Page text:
Are we institutionalised?

16 September 2011 0 Comment(s)

In the film “Shawshank Redemption”, following an inmate called Brook, committing suicide after being freed from living in prison for 50 years, Morgan Freeman (Red), says to Tim Robbins (Andy): ‘These walls are funny. First you hate’em, then you get used to’em. Enough time passes and you get to depend on them. That’s institutionalised.’

bird-fly-out-of-cage- awallaceblog

When I heard these words, it reminded me that we are all, in a way, institutionalised in the prison walls of the ego. Having wondered and pondered to finally make peace with the ego resurfacing over and over again, I came to the conclusion that its resurfacing was a requirement for a smooth, calm path to true freedom.

Brook felt safe in prison, he was somebody, he had an identity. He knew the rules, the game and everything made sense. The rules he knew clashed with the outside world and although he was now free, the freedom lay heavy on his soul. He could no longer function as all that he’d learnt, was of no use. Inside the walls, there was safety, familiarity, meaning and a sense of control; outside, uncertainly, the unknown and mystery.
The two sides of the walls were so different that he was incapable of marrying them and got lost in the process.

Freedom is something to get used to slowly so that the being can gradually adapt to letting go to the source and find safety in the unknown, security in insecurity and meaning in the mysterious. Years ago, I found myself swearing and cursing from the depth of my heart at the universe / the source because I couldn’t let go of the ego. Today, when it emerges, I thank God. For my coming back to prison, is my way to adapt slowly to the immense power, charge and magnificence of the source.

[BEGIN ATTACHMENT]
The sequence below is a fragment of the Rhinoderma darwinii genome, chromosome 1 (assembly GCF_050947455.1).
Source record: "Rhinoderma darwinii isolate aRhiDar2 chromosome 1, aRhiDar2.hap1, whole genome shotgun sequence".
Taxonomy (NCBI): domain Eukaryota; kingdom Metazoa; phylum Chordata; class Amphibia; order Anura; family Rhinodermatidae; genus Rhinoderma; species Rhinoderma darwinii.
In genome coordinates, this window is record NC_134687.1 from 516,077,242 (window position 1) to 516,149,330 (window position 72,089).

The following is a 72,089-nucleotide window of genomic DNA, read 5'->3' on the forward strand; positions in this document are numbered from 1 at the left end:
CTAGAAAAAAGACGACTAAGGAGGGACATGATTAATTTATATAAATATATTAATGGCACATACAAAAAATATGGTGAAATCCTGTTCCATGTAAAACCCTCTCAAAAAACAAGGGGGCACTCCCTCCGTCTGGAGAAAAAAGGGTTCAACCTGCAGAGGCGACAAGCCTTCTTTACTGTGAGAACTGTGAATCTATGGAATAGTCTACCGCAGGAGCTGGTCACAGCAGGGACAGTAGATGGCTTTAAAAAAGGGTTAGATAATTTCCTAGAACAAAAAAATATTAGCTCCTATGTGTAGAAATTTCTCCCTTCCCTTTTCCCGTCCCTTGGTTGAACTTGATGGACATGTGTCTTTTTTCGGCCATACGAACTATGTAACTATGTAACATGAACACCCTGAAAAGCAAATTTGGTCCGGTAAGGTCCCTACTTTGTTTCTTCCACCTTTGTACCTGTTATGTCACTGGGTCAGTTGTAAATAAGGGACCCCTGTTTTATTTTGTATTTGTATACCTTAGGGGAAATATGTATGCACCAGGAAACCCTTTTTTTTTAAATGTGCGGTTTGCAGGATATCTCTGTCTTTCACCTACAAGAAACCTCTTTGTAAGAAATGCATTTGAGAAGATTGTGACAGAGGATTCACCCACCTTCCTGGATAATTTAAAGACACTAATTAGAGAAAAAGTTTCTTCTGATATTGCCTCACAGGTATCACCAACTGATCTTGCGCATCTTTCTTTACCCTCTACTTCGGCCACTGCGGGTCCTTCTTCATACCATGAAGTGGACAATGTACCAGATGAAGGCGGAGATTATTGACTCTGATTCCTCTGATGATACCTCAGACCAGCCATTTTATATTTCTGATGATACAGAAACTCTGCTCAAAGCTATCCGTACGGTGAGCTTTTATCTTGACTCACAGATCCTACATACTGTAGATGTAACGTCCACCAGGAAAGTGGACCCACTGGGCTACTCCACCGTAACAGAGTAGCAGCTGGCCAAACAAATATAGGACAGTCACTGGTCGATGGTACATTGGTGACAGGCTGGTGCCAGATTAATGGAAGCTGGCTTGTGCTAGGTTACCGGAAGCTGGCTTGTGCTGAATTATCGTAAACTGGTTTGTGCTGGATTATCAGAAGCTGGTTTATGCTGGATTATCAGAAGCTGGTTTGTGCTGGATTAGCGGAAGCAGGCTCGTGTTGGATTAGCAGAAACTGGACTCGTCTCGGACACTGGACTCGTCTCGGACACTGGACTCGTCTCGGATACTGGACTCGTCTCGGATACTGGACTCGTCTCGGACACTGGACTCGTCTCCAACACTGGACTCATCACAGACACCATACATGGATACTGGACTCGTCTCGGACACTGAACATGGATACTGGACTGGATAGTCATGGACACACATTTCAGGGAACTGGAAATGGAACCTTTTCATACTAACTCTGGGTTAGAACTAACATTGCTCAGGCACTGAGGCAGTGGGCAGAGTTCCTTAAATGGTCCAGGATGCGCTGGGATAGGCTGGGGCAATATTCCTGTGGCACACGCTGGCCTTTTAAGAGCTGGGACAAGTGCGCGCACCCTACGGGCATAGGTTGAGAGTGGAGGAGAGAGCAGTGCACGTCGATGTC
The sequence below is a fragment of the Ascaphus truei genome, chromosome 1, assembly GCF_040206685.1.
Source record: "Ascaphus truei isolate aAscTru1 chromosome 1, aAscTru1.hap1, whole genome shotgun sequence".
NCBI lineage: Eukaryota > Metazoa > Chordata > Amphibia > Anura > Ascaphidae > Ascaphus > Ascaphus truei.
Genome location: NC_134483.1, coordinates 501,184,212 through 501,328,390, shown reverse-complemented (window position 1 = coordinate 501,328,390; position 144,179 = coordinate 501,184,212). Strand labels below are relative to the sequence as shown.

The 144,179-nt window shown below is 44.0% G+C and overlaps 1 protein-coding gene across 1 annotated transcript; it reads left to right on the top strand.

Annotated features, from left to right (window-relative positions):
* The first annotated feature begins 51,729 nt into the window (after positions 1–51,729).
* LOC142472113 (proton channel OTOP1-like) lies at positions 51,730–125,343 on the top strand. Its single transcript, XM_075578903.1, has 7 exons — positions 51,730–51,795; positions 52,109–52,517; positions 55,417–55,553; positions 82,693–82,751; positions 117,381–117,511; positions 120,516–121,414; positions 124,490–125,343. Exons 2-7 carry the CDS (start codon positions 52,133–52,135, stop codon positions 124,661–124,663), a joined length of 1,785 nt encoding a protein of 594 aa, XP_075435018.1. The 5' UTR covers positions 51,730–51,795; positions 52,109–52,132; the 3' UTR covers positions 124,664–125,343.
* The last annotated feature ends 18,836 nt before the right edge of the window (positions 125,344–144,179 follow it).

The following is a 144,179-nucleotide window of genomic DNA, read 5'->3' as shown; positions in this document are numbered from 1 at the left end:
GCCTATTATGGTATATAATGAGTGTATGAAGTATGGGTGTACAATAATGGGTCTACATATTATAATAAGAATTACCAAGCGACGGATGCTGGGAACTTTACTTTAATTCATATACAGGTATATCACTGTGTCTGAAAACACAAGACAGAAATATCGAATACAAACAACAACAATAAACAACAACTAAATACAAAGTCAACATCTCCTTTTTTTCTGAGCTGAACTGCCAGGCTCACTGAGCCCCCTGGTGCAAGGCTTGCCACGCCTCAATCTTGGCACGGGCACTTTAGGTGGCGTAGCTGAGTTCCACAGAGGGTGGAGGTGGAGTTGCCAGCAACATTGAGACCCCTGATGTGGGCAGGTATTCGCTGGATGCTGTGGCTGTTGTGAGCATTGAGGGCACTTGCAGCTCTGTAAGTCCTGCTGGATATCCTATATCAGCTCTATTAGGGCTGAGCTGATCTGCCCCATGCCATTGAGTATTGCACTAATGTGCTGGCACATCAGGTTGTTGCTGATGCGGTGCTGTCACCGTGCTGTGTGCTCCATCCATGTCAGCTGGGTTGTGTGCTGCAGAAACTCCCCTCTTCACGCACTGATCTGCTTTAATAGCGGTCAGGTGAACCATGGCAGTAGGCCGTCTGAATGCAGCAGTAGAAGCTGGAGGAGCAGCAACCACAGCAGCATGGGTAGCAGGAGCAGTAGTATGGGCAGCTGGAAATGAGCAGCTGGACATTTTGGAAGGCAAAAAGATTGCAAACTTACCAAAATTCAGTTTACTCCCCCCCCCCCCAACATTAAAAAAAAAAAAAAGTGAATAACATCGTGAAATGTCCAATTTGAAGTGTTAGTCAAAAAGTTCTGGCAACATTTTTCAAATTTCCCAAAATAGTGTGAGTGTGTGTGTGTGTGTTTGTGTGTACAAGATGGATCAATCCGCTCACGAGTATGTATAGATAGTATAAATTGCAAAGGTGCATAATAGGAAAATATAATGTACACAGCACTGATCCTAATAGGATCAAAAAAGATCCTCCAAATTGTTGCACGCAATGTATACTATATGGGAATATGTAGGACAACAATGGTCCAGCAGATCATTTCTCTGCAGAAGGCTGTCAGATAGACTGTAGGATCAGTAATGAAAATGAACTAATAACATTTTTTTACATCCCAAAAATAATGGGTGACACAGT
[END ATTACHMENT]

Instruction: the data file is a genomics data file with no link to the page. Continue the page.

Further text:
If Brook had a choice and wanted to be a free man, he would have probably gone back inside every now and again to slowly adjust to the free world. Once he had tasted the peace, the ease and comfort of not having to ask for permission for his next move and for being liberated of the strict and inhibiting life inside, he would have naturally chosen to stay out ‘alive’. If he’d spent enough time outside, while being able to go in when he pleased, the pain of being locked out would come to the surface and he would no longer ‘choose’ to go back.

The pain and darkness of being inside becomes truly apparent by having something to compare it with: the bliss and the light of being free. Only when it becomes totally clear by way of comparison, do we stop choosing the walls. Until then, let the Brook in your being slowly get used to the intensity and magnificence of the free world within.

On the spiritual path the fire of intense desire for freedom has been mentioned by many saints. It is that fire that will keep us on the path, until eventually even the concept of freedom is also thrown away!!

When we get out of the glass bottles of our own ego,
and when we escape like squirrels from turning in the cages of our personality
and get into the forest again,
we shall shiver with cold and fright
but things will happen to us
so that we don’t know ourselves.

Cool, unlying life will rush in,
and passion will make our bodies taut with power,
we shall stamp our feet with new power
and old things will fall down,
we shall laugh, and institutions will curl up like burnt paper.
“Escape” by D. H. Lawrence


Sept 2011

Shopping Basket